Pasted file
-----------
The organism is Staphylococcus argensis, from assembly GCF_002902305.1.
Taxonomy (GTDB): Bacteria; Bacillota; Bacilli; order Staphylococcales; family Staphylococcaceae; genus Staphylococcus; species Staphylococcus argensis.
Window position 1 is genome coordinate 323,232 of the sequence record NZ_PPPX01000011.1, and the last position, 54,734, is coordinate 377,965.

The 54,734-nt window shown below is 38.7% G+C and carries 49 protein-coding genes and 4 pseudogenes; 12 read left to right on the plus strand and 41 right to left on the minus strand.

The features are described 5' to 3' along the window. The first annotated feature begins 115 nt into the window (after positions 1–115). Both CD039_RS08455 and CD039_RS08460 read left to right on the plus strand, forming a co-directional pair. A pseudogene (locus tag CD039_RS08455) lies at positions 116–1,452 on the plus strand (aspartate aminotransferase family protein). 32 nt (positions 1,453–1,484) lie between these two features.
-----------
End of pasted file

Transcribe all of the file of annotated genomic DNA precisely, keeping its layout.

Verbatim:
The organism is Staphylococcus argensis, from assembly GCF_002902305.1.
Taxonomy (GTDB): Bacteria; Bacillota; Bacilli; order Staphylococcales; family Staphylococcaceae; genus Staphylococcus; species Staphylococcus argensis.
Window position 1 is genome coordinate 323,232 of the sequence record NZ_PPPX01000011.1, and the last position, 54,734, is coordinate 377,965.

The 54,734-nt window shown below is 38.7% G+C and carries 49 protein-coding genes and 4 pseudogenes; 12 read left to right on the plus strand and 41 right to left on the minus strand.

The features are described 5' to 3' along the window. The first annotated feature begins 115 nt into the window (after positions 1–115). Both CD039_RS08455 and CD039_RS08460 read left to right on the plus strand, forming a co-directional pair. A pseudogene (locus tag CD039_RS08455) lies at positions 116–1,452 on the plus strand (aspartate aminotransferase family protein). 32 nt (positions 1,453–1,484) lie between these two features.